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J Heart Lung Transplant. 2013 Dec;32(12):1205-13. doi: 10.1016/j.healun.2013.09.001. Epub 2013 Oct 8.

Quantifying the effect of cardiorenal syndrome on mortality after left ventricular assist device implant.

Author information

1
Department of Surgery, University of Alabama at Birmingham, Birmingham, Alabama. Electronic address: jkirklin@uab.edu.

Abstract

BACKGROUND:

Comorbidities complicate recovery and contribute to mortality after implant of a left ventricular assist device (LVAD). Coexistent cardiac and renal dysfunction (so-called cardiorenal syndrome) increases the risk of death, both with advanced heart failure and after LVAD implantation. We analyzed patients from the Interagency Registry for Mechanically Assist Circulatory Support to better estimate postimplant mortality according to the severity of renal dysfunction.

METHODS:

Patients with a continuous-flow LVAD were grouped according to their pre-implant level of renal dysfunction: severe was defined as dialysis and/or estimated glomerular filtration rate (eGFR) < 30 ml/min; moderate if eGFR was 30 to 59 ml/min or blood urea nitrogen (BUN) was > 60 mg/dl; and mild or no renal dysfunction if eGFR was ≥ 60 ml/min and BUN was < 60 mg/dl.

RESULTS:

Of the 4,917 patients with a continuous-flow LVAD implanted between June 2006 and March 2012, 3,160 (64%) were identified with mild or no renal dysfunction, 1,475 (30%) with moderate dysfunction, and 282 (6%) with severe dysfunction. Worsening renal dysfunction correlated with decreased survival, with nearly a 20% reduction in the 2-year survival going from low to severe dysfunction. The major negative survival effect occurred during the first 3 months. Combination of severe renal dysfunction and cardiogenic shock predicted the highest early mortality.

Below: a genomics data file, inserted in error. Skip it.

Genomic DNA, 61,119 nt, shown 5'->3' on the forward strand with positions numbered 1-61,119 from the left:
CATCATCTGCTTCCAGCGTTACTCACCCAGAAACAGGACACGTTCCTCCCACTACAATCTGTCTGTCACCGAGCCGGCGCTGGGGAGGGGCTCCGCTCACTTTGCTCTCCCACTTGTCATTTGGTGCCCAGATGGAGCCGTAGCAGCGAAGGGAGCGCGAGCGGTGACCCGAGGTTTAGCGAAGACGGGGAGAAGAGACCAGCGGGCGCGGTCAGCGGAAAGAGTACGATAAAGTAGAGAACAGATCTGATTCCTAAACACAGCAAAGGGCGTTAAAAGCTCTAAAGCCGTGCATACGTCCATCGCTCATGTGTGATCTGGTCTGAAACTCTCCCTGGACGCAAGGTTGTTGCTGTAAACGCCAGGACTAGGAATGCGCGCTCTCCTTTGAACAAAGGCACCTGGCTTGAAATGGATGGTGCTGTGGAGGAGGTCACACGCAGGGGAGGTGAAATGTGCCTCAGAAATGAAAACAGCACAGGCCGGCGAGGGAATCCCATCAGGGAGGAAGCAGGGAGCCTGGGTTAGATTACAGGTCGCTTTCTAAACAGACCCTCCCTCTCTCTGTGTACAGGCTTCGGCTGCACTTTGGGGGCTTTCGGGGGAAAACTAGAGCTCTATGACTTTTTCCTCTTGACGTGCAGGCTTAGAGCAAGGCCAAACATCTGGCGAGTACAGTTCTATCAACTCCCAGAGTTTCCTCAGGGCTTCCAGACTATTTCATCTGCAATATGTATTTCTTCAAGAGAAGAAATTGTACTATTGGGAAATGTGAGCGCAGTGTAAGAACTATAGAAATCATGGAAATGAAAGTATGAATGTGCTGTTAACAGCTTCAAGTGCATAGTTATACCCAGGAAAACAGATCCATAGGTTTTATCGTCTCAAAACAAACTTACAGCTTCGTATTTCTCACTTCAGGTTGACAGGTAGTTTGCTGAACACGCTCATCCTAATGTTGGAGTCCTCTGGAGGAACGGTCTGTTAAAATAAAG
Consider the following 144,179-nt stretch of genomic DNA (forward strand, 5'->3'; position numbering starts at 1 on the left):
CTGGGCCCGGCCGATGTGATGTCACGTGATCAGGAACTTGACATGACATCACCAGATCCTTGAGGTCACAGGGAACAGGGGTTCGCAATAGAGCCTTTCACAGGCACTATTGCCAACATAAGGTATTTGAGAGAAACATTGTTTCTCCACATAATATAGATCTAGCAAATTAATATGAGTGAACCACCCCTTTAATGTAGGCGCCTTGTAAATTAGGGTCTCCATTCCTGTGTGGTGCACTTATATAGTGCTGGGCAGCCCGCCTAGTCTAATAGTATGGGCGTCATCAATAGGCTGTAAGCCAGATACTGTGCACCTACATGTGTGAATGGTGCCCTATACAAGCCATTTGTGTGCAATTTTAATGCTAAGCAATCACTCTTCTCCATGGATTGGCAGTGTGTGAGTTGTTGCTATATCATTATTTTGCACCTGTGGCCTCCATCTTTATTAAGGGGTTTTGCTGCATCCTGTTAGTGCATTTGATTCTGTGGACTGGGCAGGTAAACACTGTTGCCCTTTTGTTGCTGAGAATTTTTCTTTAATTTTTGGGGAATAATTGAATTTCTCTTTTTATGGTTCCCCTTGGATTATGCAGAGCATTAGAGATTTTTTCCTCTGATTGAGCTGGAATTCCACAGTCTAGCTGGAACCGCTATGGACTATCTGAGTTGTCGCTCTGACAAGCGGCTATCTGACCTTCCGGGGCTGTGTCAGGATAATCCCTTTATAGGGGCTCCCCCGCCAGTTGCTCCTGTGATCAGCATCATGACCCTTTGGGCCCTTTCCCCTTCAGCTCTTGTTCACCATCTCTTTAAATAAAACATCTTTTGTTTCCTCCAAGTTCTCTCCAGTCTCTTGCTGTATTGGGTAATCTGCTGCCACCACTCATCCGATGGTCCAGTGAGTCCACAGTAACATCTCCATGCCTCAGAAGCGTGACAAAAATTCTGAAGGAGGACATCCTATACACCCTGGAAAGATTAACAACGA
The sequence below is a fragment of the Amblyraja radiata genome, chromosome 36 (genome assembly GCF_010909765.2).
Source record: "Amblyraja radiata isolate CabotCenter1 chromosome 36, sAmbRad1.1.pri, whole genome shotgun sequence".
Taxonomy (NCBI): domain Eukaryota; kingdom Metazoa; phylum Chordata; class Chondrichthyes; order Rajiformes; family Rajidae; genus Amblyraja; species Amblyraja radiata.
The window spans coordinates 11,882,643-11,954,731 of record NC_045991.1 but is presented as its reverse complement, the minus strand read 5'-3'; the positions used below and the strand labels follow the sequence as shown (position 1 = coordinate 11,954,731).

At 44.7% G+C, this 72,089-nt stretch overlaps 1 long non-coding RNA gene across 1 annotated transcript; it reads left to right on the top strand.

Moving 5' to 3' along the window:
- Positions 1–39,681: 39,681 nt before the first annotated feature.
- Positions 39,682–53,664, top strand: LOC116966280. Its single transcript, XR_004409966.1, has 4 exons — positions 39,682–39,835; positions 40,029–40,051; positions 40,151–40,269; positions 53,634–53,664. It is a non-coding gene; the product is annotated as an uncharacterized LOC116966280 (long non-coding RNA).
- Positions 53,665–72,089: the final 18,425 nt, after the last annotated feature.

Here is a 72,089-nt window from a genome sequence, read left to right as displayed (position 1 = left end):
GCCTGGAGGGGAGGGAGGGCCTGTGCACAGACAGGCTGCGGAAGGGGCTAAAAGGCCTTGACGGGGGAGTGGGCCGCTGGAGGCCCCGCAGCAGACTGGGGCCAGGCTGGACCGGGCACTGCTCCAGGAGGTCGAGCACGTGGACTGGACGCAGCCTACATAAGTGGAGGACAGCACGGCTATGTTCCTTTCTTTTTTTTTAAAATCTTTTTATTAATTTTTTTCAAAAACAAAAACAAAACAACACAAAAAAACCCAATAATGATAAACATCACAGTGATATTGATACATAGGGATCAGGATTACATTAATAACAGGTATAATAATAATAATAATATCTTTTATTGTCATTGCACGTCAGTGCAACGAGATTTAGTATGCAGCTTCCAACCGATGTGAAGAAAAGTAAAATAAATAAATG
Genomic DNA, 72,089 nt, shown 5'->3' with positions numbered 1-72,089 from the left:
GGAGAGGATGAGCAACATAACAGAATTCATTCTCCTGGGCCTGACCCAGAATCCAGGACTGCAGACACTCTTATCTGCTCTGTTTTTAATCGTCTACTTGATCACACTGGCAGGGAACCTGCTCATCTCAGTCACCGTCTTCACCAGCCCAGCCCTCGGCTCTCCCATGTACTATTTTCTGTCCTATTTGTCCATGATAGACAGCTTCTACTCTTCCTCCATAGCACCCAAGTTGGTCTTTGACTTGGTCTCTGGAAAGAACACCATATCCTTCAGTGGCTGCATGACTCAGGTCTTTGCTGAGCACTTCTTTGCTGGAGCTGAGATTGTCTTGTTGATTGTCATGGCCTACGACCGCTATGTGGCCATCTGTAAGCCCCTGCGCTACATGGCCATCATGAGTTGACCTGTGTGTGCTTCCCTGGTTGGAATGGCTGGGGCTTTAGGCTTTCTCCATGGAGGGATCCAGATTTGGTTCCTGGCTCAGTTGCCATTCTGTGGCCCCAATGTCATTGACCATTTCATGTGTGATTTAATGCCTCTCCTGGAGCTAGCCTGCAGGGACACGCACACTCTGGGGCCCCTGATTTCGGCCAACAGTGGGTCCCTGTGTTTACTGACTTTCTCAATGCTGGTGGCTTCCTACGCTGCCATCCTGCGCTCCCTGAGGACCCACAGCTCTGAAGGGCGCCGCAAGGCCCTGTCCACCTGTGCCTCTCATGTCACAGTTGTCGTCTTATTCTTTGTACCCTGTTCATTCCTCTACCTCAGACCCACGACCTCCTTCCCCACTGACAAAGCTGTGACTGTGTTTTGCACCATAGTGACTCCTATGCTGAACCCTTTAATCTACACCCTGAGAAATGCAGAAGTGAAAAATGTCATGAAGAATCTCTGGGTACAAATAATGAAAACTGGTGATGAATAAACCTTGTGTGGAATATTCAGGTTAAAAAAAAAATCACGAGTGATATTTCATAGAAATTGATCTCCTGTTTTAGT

CONCLUSIONS:

Pre-implant renal dysfunction predicts higher mortality after LVAD implant. The progressive reduction in survival with higher grades of renal dysfunction supports consideration of LVAD implant before cardiorenal syndrome is advanced. For patients with severe renal dysfunction and other major comorbidities, initial support with a temporary device while awaiting organ recovery before implanting a durable pump could be considered.

KEYWORDS:

advanced heart failure; cardiorenal syndrome; mechanical support; ventricular assist devices

PMID:
24119728
DOI:
10.1016/j.healun.2013.09.001
[Indexed for MEDLINE]
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